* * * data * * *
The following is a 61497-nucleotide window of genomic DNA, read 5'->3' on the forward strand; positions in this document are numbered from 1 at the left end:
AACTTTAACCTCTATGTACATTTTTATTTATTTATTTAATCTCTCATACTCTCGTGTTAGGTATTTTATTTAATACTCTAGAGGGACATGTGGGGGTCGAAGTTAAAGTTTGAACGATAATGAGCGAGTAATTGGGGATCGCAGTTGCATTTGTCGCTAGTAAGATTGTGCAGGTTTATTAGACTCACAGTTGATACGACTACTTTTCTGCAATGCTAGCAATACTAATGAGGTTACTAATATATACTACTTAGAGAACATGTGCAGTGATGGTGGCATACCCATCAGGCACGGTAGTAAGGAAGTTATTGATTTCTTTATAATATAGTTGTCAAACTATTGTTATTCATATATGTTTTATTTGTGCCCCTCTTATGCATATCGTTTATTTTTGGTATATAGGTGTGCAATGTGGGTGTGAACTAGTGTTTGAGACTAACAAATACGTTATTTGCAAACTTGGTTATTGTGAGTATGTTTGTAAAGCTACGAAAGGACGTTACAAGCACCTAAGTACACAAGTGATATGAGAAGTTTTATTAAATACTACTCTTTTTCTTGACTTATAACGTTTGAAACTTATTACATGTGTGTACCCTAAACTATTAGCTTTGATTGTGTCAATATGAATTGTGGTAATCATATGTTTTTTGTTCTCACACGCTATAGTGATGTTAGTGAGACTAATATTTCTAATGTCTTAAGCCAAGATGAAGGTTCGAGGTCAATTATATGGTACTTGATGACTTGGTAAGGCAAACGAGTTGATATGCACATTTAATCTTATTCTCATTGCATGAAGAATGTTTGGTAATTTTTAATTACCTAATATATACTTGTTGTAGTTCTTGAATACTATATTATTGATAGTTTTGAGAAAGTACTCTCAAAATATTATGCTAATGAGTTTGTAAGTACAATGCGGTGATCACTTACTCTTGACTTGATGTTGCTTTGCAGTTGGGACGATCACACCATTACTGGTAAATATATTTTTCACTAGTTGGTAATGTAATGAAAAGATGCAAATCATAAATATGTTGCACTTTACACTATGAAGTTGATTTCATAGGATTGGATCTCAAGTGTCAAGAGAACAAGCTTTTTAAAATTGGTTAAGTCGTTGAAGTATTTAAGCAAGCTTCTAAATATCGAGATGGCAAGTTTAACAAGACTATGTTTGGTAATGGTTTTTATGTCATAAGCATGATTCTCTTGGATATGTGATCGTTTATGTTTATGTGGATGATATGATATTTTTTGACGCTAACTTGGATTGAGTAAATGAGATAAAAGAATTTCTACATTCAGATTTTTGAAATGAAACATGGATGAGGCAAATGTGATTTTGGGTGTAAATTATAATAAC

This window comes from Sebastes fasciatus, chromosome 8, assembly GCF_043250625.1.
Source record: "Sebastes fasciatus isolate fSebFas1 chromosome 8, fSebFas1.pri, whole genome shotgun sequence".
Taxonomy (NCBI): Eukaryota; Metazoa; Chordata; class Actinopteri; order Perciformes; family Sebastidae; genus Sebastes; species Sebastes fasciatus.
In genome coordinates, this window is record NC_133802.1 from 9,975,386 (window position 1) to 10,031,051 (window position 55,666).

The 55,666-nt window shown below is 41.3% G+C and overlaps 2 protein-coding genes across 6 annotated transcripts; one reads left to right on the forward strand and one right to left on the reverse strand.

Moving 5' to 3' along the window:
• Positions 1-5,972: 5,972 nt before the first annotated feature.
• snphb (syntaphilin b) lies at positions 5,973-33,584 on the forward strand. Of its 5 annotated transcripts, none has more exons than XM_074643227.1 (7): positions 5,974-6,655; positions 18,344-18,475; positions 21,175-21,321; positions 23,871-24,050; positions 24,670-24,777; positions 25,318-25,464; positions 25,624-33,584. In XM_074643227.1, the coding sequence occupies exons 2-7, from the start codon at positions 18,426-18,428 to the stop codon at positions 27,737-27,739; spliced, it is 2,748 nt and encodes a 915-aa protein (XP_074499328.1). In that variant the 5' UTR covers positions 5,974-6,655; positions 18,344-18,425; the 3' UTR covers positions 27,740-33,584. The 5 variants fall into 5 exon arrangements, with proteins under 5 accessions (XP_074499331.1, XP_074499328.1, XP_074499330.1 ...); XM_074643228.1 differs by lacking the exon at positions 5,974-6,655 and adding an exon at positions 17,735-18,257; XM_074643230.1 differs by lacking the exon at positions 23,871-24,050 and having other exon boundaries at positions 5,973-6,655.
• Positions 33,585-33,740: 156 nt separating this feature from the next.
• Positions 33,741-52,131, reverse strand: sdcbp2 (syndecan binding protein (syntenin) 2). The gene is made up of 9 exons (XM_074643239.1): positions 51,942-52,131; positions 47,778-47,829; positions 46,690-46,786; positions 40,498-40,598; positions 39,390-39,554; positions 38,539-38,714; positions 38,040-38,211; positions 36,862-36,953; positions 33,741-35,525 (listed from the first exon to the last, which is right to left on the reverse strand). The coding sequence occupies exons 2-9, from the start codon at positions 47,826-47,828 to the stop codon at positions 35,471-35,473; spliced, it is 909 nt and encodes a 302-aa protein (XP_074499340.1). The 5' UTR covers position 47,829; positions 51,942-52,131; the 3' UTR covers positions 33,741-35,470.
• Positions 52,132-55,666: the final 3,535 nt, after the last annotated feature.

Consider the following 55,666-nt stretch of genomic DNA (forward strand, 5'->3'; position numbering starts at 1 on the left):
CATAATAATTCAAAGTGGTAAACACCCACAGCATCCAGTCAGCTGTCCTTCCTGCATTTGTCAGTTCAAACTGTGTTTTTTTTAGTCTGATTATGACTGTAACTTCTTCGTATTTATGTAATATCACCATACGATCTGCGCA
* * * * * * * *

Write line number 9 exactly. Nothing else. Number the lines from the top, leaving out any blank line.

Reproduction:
• Positions 1-5,972: 5,972 nt before the first annotated feature.